1. I’m glad you enjoyed the post, Pit. It was great fun looking through the archives to see which photos might be suitable. I found a few I’d forgotten about, like the one at the end that shows the Belt of Venus.

      If there’s a B&B you’ve enjoyed in the past, you might check with them to see how they’re adjusting to current circumstances. Some are being quite creative. For example, one that I know of has stopped communal meals, and now delivers them to individual cottages. And, if a cottage is rented on one weekend, the next weekend it isn’t rented, to allow for deep cleaning and a good space of time between patrons. There are three B&Bs, in Arkansas and Texas, that I’d be comfortable staying in now — but I tend not to travel in hurricane season, fall provides much nicer weather, and I need to build up the travel kitty!

      1. I’m sure (most of) te B&Bs and moteos will do everything they can to sanitize the rooms. We are wondering, though, how the motels will do breakfast. But as to RVs, it looks like that with age our adventurous spirit started to emerge. :D

  9. Many, many years ago while riding across the prairie of North Dakota, we stopped at a wayside rest.

    “What do you see?” my father asked.
    “Nothing,” we said.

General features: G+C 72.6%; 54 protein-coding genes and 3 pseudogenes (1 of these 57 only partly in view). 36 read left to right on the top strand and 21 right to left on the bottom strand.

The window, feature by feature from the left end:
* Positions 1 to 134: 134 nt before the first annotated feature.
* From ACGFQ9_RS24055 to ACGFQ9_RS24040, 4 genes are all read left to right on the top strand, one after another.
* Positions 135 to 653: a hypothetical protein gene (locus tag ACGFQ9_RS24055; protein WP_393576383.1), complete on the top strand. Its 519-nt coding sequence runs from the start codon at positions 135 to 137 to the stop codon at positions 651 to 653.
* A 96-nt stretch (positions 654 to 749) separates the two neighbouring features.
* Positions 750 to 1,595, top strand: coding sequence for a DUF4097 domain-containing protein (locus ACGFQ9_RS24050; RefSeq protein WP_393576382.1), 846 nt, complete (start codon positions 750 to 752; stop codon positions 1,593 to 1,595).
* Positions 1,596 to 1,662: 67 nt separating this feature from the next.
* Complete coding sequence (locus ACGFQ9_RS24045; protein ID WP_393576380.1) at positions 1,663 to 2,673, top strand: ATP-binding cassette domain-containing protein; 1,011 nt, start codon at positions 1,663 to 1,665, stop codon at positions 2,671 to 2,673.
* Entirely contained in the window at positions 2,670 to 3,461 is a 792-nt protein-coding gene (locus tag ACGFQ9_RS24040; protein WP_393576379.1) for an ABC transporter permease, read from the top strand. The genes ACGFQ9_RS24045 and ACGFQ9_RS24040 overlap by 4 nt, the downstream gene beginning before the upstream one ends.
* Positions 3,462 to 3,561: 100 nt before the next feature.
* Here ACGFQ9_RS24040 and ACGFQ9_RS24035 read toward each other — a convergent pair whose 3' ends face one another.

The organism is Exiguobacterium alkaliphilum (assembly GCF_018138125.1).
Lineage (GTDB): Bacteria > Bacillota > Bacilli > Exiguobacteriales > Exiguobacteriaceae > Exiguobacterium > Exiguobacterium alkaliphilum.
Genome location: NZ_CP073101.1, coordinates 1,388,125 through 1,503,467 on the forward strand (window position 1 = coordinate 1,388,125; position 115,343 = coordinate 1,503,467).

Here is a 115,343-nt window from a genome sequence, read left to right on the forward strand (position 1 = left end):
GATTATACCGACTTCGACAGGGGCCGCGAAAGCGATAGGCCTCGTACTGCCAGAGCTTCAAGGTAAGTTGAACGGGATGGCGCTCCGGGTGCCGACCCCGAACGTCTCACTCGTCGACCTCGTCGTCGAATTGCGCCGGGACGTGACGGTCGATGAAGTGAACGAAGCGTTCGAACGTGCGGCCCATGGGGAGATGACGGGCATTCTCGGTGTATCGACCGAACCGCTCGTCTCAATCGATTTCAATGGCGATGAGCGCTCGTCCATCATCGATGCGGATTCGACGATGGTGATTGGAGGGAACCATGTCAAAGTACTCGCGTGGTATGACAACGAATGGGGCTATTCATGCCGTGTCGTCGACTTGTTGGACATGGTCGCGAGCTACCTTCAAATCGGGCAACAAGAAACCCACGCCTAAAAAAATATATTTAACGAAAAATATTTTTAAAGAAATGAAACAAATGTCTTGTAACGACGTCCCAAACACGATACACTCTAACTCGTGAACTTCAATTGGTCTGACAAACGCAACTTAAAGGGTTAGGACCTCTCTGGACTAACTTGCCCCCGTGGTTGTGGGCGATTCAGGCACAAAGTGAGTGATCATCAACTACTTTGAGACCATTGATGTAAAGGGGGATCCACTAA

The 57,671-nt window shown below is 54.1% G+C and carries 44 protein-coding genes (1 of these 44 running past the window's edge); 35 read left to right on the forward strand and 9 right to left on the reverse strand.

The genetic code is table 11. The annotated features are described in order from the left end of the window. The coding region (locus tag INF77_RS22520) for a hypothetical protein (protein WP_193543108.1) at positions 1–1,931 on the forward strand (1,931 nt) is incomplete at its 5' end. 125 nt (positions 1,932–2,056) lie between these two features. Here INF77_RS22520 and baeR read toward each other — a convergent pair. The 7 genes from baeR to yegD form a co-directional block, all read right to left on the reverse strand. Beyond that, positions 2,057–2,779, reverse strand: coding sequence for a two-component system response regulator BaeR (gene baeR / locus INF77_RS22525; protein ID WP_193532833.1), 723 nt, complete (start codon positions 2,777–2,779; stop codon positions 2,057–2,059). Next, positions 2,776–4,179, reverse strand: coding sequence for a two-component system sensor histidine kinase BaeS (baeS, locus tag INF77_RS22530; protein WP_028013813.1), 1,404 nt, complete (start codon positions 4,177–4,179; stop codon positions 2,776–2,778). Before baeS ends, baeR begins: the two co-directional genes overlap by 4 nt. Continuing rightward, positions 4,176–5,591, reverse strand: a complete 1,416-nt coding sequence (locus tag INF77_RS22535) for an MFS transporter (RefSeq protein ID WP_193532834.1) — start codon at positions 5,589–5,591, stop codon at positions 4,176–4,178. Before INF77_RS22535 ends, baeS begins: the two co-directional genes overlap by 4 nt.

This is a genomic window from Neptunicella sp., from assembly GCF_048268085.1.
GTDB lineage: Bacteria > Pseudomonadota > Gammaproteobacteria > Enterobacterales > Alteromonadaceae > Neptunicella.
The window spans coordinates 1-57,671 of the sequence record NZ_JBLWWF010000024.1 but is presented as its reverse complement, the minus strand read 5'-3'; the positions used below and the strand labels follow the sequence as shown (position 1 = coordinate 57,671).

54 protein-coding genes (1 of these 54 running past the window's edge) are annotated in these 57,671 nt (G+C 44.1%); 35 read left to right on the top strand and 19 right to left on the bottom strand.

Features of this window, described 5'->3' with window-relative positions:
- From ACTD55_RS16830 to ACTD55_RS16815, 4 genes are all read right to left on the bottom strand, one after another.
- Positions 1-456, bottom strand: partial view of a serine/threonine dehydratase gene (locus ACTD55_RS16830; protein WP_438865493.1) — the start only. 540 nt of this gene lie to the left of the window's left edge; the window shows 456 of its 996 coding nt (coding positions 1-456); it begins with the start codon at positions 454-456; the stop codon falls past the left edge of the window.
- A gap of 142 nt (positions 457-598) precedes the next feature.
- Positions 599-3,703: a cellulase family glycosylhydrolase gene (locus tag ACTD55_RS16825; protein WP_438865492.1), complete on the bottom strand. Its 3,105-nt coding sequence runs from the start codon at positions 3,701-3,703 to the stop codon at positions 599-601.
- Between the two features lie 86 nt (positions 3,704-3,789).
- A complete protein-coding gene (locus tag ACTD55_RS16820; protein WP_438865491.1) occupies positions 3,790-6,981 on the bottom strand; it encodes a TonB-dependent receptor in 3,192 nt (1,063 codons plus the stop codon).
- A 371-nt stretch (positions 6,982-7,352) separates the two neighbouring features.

“Look down,” he told us.
    And there was a thick and complex world of grasses, flowers, insects, snakes and varmit.

    Years later, my sister who lived in Brazil, was flying over the flat plains of the Amazon.

    “What do you see?” her seat-mate asked.
    “Lots,” she said, “but from up here, it looks a whole lot like North Dakota.”

    1. Now, that’s funny — not to mention true, and just a little poignant. I can’t tell you how many people I’ve seen walking down trails, snapping photos of this or that with their phones without ever pausing. As distant as they are from the world around them, they might as well be at 35,000 feet. They’re akin to people who cross Kansas at 75 mph on I-70 and smugly report that it’s just as bad as they’d heard: that there’s nothing to see in Kansas.

    1. I’m glad you see it that way, Pete. There are people (like my late mother, bless her heart) who would call these places flat, boring, and interminable. To each his or her own, I suppose.

  10. Love the song…love the pics.